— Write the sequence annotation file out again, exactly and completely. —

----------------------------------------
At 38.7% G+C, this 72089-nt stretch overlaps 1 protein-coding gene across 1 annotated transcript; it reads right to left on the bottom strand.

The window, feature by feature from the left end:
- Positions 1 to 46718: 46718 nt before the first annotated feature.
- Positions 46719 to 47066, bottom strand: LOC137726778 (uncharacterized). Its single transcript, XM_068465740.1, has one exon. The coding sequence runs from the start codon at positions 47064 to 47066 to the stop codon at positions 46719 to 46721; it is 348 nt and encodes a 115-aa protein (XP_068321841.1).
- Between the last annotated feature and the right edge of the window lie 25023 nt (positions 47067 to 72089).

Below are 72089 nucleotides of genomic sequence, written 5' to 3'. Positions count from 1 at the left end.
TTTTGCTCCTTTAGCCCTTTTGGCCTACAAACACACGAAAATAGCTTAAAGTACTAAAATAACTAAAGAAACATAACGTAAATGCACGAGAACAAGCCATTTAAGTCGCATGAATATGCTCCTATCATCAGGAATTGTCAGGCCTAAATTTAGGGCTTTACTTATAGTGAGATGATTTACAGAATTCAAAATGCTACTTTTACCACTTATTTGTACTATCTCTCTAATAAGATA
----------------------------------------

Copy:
At 38.7% G+C, this 72089-nt stretch overlaps 1 protein-coding gene across 1 annotated transcript; it reads right to left on the bottom strand.

The window, feature by feature from the left end:
- Positions 1 to 46718: 46718 nt before the first annotated feature.
- Positions 46719 to 47066, bottom strand: LOC137726778 (uncharacterized). Its single transcript, XM_068465740.1, has one exon. The coding sequence runs from the start codon at positions 47064 to 47066 to the stop codon at positions 46719 to 46721; it is 348 nt and encodes a 115-aa protein (XP_068321841.1).
- Between the last annotated feature and the right edge of the window lie 25023 nt (positions 47067 to 72089).

Below are 72089 nucleotides of genomic sequence, written 5' to 3'. Positions count from 1 at the left end.
TTTTGCTCCTTTAGCCCTTTTGGCCTACAAACACACGAAAATAGCTTAAAGTACTAAAATAACTAAAGAAACATAACGTAAATGCACGAGAACAAGCCATTTAAGTCGCATGAATATGCTCCTATCATCAGGAATTGTCAGGCCTAAATTTAGGGCTTTACTTATAGTGAGATGATTTACAGAATTCAAAATGCTACTTTTACCACTTATTTGTACTATCTCTCTAATAAGATA